The federal Conservative cuts to Parks Canada (Fortress of Louisburg in particular) saw Pam Birdsall and Manning MacDonald sticking up for Nova Scotia. But When Alfie MacLeod stepped up for the Conservatives, he chose to protect his Harper cousins in attempting to adjourn debate. He was defeated.  Alfie MacLeod wins the last Bumble Bee award of the session for trying, and failing, to limit debate.

Killer Bee:

In response to MacLeod’s remarks defending the Harper government, Pictou East MLA Clarrie MacKinnon’s opening stirred up a hornet’s nest in the opposition benches:

Clarrie MacKinnon: I really didn’t intend to speak on this but what really got me upset was my good friend, the member for Cape Breton West. I lived in that constituency, I know him well, I like him a lot but I can’t believe that he is an apologist for the Harper Government, I just can’t believe it. That is what he was doing in his remarks, he was saying that there were no job losses. (Interruptions)

The Speaker: Order, please. The honourable member for Pictou East has the floor.

Clarrie MacKinnon: Instead of taking the Harper Government to task for the cuts, he tried to transfer the blame to the provincial minister responsible for tourism and that is not fair. I used to think there were some Conservatives who were progressive. I don’t think there is anything such as a Progressive Conservative any more. (Interruptions)

The last Killer Bee prize of the session goes to MacKinnon for saying out loud what so many voters have begun to wonder.

Drone of the Week

1 drone noun \drōn\
a stingless bee that does not gather nectar or pollen

2 drone intransitive verb \drōn\
to talk in a persistently dull or monotonous tone

Again and again, Conservative MLAs make themselves red-in-the-face with thoughts of labour voices finally getting a seat at the decision-making table. This week, Victoria-The-Lakes MLA Keith Bain, wins the Drone of the Week prize for criticizing labour advocates Linda Power and Ray Larkin. Governments have to work with all communities, including Labour, or have to work through some very tiring labour pains.

Honey Bee:

In a debate on Community Access Program (CAP) sites, Kings North MLA Jim Morton reminded Nova Scotians of the importance of the program the federal Conservatives have just cut, and winning the final Honey Bee prize of the legislative session.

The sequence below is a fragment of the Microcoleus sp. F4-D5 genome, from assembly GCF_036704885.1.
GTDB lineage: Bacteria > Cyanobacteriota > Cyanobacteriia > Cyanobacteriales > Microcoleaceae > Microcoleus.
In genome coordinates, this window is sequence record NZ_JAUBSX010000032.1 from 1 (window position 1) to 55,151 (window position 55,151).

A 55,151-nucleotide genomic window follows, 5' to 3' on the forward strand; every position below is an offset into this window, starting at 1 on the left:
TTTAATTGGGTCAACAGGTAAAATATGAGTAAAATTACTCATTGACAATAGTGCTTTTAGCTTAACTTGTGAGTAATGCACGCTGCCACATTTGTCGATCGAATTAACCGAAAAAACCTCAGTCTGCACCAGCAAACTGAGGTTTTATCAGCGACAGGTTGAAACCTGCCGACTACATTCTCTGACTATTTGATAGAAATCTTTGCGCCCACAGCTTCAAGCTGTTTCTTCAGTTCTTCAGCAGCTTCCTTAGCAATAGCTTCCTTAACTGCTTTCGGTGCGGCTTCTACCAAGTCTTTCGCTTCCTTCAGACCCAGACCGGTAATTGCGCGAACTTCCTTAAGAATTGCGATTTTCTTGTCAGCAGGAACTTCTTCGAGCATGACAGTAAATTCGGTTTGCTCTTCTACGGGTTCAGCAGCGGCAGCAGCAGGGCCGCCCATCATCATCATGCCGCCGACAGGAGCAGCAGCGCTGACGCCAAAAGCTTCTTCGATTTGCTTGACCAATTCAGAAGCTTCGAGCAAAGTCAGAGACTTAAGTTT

Late in the evening of Thursday, April 5th, you will remember – as all my colleagues in this House will remember – that was the evening before a long weekend that began with Good Friday – The federal government sent a letter to CAP site officials across the country advising them that the program, which had been in place for more than 10 years, would be discontinued.

I think that decision tends to fail to recognize the value of those Community Access Program sites. These are valuable community resources. They contribute to economic development by giving everyone in the community access to information. They’re an important social resource, because they allow people to connect with family and friends, to make contact with the services they need throughout the community, and in fact, throughout the world.

In many cases what they’ve done is help introduce older Nova Scotians, in particular, to the world of computer technology and help them become more comfortable with a modern means of being in touch with each other. They’ve certainly created a means of access for economically disadvantaged or poor Nova Scotians, for those people who may be temporarily poor because they’re unemployed and don’t have the means to provide themselves with that kind of computer access. Those people who are receiving income assistance, or who maybe are living on minimum wage, have found a Community Access Centre as one of the important ways of staying in touch with the wider world.

There were 500,000 hours of CAP site Internet time logged in the fiscal year that just ended. The usage numbers over the years since 1995, when the program was implemented, have either remained stable or escalated. There has been no indication that the interest in this program has diminished.